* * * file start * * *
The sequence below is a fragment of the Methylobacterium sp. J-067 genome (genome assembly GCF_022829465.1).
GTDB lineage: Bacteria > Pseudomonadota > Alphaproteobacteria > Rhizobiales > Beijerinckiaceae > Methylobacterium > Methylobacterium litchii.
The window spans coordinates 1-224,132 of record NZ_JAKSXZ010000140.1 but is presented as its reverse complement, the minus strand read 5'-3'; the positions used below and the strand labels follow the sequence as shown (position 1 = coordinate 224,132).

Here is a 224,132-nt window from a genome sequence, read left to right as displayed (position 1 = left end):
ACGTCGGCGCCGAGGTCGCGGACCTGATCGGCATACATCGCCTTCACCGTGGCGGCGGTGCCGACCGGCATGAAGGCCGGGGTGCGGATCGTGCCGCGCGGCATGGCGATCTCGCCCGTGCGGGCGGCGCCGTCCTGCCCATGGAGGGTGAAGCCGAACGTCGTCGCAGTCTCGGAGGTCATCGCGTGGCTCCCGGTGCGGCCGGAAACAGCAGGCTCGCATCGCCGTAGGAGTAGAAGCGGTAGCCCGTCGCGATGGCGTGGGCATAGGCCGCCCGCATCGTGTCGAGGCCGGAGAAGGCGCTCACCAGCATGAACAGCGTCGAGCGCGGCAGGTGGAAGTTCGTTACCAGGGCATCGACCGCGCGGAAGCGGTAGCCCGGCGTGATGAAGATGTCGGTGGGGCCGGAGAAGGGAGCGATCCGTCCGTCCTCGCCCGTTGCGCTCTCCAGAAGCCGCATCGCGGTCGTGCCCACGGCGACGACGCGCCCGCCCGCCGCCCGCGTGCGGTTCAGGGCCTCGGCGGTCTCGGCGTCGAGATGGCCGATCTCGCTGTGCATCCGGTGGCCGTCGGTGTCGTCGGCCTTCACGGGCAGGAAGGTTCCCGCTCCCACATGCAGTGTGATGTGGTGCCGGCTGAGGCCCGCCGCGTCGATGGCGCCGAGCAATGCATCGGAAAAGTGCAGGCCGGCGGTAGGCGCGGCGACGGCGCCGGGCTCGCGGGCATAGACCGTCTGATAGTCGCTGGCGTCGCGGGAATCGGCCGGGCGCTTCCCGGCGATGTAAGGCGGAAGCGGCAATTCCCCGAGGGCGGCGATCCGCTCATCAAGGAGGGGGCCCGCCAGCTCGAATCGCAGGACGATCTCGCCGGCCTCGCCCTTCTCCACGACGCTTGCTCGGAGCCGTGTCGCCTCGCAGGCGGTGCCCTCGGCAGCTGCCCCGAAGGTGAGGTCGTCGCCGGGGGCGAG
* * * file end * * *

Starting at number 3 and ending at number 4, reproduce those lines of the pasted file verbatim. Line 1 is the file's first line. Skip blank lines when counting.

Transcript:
The window spans coordinates 1-224,132 of record NZ_JAKSXZ010000140.1 but is presented as its reverse complement, the minus strand read 5'-3'; the positions used below and the strand labels follow the sequence as shown (position 1 = coordinate 224,132).

Here is a 224,132-nt window from a genome sequence, read left to right as displayed (position 1 = left end):